I’d hazard a guess that most type 1s remember the day they were diagnosed quite vividly. If not the exact details – the smells, the confusion, the fuss, the overriding sense that something was very much going on that was cataclysmically changing life as you knew it up until that point. I don’t remember being told I was diabetic but do I remember a hellova lot from that very strange period.
But what about the days, weeks, months after? As you frantically and anxiously adjust to a very new, surreal and at times terrifying world of injections, needles, hypos, blood tests, and the all-consuming numbers game?
I don’t remember my first hypo, nor do I remember learning how it felt to have low blood sugars. But I remember sitting in a field not too far from my house about a year after I was diagnosed, not really being able to breathe that well, chomping Dextrose (BLEUGH) faster than I could swallow because I didn’t have the energy to get myself home. I don’t remember learning how and when to adjust my doses, but I remember knowing I needed to add an extra unit one lunchtime as my dear Grandma watched over me, and sneaking the dial up because I couldn’t be bothered to explain to her – looking after me for the first time since my diagnosis – why I needed more than Mum had told her I did.
And school. Oh, you’ve just been landed with a condition that makes you different from every single other child there? Minefield. I know I took days off after I was diagnosed, and I knew when I went back I was allowed to skip the dinner queue. I remember Mum and Dad going in to talk to my teacher after it had all happened, but I don’t remember telling my friends. I remember hiding in the cloakroom eating snacks until one of my classmates caught me and told the teacher, which is when she had to sit down and tell the whole class that I was a little bit different. I remember noticing fat build up in my face and around my middle for the first time thanks to the insulin, and as a sporty, active, run-around kid who liked to climb trees and ride bikes, I knew I didn’t like it.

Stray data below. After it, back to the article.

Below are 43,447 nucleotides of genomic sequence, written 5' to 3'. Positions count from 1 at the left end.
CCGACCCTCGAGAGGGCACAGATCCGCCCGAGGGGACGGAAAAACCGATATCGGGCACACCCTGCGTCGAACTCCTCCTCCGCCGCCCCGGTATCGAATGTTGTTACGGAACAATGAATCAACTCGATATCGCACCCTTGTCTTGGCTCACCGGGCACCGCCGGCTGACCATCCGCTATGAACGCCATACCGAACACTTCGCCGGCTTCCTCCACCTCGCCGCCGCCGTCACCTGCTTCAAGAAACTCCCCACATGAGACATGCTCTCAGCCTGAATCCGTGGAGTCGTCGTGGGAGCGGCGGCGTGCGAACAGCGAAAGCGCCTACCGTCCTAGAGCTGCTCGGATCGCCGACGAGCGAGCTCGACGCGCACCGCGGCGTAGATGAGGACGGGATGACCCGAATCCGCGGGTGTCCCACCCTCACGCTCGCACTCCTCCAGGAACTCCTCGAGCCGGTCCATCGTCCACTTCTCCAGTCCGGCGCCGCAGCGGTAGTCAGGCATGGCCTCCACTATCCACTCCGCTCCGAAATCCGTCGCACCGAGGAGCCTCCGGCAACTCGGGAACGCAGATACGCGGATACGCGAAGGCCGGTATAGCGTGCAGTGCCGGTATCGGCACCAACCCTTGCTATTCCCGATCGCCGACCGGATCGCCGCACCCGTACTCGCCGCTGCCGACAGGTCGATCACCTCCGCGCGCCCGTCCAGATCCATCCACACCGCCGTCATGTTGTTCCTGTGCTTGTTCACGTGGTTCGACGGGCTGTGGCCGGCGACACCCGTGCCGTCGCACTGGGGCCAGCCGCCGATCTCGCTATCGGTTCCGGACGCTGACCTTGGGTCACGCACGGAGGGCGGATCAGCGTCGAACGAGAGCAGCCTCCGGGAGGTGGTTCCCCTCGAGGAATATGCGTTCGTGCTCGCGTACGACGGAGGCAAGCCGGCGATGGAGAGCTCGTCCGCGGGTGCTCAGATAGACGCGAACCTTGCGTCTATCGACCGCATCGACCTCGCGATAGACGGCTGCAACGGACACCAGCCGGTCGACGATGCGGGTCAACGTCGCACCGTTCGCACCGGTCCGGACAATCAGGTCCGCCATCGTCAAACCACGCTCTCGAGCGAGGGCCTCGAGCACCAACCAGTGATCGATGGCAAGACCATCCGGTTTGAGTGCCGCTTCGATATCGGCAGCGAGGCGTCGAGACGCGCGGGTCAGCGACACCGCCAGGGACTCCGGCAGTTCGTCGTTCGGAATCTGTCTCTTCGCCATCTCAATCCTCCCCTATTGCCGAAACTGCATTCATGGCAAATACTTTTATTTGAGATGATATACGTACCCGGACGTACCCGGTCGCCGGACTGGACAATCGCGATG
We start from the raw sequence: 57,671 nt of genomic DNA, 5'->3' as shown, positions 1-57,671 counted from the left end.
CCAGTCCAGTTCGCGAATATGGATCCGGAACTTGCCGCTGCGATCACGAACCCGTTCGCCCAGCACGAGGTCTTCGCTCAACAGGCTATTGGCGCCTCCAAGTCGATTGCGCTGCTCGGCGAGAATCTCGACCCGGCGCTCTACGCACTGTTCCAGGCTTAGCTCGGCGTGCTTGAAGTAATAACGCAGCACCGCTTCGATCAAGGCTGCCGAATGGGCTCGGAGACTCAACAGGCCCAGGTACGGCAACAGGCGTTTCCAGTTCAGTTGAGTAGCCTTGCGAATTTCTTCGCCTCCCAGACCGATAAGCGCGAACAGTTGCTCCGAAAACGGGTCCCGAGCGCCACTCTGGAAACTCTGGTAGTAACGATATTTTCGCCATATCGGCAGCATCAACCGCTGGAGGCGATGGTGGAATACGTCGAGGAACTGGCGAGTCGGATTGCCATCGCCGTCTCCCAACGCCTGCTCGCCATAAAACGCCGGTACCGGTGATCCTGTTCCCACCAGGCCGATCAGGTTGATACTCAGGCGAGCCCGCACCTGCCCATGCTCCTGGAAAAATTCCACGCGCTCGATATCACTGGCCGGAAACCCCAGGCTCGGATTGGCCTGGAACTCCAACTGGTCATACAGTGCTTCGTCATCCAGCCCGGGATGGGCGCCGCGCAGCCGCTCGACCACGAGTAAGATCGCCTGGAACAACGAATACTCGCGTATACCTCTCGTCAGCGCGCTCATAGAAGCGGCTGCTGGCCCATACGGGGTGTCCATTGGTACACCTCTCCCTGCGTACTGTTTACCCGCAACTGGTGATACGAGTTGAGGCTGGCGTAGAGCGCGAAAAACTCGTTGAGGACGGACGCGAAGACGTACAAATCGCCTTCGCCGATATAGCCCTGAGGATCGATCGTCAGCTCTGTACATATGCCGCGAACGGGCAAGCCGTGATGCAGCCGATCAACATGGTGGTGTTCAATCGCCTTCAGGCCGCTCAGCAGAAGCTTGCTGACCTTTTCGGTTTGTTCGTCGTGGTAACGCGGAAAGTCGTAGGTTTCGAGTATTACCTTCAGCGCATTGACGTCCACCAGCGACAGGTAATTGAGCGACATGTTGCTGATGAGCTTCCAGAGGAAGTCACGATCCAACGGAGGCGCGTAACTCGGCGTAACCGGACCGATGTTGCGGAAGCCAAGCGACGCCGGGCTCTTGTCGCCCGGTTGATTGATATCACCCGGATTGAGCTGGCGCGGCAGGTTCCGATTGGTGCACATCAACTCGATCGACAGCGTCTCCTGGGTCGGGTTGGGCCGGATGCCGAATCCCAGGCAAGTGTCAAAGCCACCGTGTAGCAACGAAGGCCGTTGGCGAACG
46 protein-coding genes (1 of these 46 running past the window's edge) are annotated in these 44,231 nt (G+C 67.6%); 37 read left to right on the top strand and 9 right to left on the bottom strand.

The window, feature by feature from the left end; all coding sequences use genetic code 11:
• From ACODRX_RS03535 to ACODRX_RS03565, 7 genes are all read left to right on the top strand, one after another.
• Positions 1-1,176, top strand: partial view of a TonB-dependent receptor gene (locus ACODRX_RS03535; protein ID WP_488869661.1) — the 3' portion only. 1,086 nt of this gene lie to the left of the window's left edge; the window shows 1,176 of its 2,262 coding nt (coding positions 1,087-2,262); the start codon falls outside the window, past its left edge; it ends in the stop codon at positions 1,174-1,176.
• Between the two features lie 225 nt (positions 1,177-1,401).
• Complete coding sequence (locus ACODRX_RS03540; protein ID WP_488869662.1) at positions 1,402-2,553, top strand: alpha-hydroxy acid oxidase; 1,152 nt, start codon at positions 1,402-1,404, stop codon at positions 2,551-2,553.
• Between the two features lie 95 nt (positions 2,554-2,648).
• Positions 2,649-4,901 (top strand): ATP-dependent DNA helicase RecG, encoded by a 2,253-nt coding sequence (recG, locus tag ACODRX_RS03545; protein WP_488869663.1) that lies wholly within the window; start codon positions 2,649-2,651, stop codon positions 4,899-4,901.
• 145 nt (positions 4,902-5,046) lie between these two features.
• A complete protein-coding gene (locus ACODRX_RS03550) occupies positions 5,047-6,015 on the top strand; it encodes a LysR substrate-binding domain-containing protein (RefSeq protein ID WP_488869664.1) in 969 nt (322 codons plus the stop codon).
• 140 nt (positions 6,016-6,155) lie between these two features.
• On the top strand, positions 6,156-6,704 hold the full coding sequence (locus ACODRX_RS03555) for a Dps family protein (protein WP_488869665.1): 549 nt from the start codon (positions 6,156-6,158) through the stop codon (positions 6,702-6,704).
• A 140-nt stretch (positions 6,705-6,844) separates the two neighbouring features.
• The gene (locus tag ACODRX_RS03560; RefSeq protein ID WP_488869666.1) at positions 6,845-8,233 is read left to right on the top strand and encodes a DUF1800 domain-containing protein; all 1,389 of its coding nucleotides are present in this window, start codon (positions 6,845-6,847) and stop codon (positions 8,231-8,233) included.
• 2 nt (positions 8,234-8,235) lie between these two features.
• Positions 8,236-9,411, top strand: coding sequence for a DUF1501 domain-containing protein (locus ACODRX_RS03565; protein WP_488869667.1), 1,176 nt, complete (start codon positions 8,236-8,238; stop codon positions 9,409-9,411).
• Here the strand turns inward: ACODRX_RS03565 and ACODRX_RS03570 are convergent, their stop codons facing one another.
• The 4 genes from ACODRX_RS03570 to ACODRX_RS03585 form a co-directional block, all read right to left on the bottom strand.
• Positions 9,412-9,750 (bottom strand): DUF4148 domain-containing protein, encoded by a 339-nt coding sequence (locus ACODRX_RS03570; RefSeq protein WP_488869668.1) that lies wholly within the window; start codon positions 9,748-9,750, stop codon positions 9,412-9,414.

All these blurry and not-so-blurry memories stand out because I was so young, and it was all so sudden, this alien condition that had come in and interrupted all the bike-riding, eating ridiculous quantities of pick n mix and playing rounders at break time style fun that I was quite content with, thank you very much. I didn’t meet another type 1 for eight years. EIGHT YEARS!!! And I’ve said it so many times – I coped because I was told day in and day out what had to happen and what I had to do; my parents were the ones worrying about everything else. I mostly just got on with it, but the diabetes computer game and the diabetes books I was given to read were not in the least bit helpful. AT ALL. I had parents and diabetes nurses and specialists, but really, I was on my own. I stayed alone in my pancreatically challenged world for a very long time.
So imagine being diagnosed as a kid and having someone a similar age to you on call 24/7 for reference? Thankfully Fibi Ward’s book No Added Sugar fulfils this role wonderfully. Diagnosed at 13, this book recounts her experiences from the early symptoms, through the medical bits like injecting and hypos, the emotional bits like coming to terms with the condition and telling her school friends, through to exercising, eating out, and holidaying with type 1.